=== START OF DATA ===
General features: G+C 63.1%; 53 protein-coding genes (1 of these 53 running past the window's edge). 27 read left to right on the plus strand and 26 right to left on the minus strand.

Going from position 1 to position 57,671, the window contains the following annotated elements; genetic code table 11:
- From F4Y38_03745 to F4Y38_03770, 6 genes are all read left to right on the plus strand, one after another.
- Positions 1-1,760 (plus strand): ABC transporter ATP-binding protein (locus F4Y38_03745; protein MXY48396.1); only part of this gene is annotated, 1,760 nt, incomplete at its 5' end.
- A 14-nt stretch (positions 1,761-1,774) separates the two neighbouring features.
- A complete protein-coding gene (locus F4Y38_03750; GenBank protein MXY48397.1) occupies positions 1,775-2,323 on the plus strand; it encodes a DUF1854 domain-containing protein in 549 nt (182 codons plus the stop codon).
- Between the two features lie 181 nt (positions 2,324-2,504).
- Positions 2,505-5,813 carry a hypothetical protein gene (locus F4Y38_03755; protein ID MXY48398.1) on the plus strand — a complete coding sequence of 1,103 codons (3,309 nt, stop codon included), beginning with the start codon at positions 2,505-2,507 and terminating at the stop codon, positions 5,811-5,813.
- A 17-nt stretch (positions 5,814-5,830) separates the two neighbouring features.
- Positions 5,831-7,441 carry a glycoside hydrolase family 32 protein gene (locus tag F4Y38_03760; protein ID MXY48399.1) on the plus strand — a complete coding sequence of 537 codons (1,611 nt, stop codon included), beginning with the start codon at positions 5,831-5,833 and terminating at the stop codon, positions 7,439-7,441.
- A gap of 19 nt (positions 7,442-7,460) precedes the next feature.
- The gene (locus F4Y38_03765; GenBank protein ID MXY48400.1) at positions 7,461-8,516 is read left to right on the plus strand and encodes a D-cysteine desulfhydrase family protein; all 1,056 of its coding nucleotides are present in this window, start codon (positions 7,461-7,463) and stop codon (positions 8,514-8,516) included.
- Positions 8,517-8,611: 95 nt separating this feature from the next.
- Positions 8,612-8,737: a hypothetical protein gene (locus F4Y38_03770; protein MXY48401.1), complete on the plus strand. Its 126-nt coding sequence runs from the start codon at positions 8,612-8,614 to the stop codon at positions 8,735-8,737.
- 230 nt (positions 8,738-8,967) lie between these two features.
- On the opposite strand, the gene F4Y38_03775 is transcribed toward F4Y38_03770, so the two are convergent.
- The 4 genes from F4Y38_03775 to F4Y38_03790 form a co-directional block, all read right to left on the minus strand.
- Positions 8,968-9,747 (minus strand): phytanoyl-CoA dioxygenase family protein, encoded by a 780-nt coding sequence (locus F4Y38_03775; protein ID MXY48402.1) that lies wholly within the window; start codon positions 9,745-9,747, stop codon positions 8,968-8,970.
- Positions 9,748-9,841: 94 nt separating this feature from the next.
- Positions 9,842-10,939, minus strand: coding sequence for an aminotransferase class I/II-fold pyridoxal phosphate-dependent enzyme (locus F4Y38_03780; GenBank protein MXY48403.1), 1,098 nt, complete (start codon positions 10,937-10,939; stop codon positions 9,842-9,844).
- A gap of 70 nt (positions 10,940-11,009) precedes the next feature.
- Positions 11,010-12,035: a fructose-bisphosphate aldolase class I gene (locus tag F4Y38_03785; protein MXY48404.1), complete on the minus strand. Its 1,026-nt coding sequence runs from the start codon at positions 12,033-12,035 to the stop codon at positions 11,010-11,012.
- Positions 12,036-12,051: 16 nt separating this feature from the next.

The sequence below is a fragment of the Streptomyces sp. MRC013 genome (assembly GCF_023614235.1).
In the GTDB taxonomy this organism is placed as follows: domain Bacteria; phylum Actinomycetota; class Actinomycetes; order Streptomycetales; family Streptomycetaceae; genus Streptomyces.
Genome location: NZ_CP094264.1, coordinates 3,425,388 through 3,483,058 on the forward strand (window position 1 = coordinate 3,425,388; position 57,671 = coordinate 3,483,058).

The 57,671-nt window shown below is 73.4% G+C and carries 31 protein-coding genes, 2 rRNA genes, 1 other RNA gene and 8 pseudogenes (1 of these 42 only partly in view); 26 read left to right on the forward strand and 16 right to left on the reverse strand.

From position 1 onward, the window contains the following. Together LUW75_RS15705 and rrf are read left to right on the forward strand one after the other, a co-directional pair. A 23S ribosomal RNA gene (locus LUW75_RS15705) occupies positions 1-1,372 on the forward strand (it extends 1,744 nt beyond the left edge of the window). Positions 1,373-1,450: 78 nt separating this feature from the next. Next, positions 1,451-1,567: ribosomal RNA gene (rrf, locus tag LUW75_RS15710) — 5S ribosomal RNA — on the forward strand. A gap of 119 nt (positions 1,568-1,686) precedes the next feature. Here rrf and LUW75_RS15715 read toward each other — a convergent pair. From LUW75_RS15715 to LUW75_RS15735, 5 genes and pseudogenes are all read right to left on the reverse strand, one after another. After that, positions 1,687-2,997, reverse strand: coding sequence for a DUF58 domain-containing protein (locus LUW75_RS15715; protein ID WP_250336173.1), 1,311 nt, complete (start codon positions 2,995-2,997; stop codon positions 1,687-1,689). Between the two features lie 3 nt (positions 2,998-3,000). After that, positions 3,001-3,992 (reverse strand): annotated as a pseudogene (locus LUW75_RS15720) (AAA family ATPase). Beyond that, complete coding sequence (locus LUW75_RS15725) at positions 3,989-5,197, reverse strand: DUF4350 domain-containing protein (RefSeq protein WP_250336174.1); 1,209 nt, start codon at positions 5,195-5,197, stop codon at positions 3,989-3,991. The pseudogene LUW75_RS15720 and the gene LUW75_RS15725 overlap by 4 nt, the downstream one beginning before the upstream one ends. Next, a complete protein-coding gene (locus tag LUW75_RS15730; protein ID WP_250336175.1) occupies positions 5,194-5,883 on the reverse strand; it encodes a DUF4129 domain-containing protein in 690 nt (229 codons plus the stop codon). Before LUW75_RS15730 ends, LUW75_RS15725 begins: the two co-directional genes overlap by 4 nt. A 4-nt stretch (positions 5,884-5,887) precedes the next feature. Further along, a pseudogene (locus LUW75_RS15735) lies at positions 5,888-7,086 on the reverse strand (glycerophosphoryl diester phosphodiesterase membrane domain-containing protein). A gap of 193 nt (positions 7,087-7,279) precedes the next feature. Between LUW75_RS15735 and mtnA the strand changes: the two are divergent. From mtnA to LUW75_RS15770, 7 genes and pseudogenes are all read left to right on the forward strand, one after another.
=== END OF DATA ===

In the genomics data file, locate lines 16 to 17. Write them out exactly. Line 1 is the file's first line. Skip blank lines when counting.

- On the opposite strand, the gene F4Y38_03775 is transcribed toward F4Y38_03770, so the two are convergent.
- The 4 genes from F4Y38_03775 to F4Y38_03790 form a co-directional block, all read right to left on the minus strand.